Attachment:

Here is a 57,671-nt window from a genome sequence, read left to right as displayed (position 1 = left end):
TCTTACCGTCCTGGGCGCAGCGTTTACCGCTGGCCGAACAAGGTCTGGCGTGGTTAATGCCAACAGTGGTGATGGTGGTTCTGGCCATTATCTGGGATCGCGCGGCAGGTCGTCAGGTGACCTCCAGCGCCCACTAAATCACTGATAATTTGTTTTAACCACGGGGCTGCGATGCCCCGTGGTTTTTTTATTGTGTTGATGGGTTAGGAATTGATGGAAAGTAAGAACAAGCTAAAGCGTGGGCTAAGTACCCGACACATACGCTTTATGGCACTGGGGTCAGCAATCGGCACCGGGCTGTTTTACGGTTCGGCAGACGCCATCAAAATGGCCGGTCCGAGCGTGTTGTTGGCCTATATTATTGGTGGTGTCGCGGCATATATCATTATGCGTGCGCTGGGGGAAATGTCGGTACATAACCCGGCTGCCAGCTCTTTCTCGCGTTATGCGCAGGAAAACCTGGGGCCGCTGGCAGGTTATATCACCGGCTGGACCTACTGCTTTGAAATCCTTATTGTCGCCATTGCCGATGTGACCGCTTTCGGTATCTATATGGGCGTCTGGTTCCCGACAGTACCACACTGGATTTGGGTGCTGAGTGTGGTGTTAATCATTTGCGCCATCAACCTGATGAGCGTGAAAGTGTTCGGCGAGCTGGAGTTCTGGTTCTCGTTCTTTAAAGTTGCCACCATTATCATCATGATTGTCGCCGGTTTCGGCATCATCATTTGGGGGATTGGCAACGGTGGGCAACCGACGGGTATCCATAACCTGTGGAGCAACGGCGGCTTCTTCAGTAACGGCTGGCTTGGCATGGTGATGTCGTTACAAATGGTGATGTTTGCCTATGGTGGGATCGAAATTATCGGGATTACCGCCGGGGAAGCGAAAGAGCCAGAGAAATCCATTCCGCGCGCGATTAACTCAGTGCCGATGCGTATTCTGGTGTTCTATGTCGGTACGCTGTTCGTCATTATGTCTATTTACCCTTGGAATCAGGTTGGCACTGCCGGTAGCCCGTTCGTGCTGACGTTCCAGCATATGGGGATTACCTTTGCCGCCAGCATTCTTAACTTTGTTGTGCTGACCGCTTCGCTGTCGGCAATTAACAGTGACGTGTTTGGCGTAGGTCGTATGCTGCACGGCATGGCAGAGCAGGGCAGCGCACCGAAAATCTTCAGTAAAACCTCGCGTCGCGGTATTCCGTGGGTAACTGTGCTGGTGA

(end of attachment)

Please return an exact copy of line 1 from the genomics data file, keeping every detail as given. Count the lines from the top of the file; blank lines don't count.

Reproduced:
Here is a 57,671-nt window from a genome sequence, read left to right as displayed (position 1 = left end):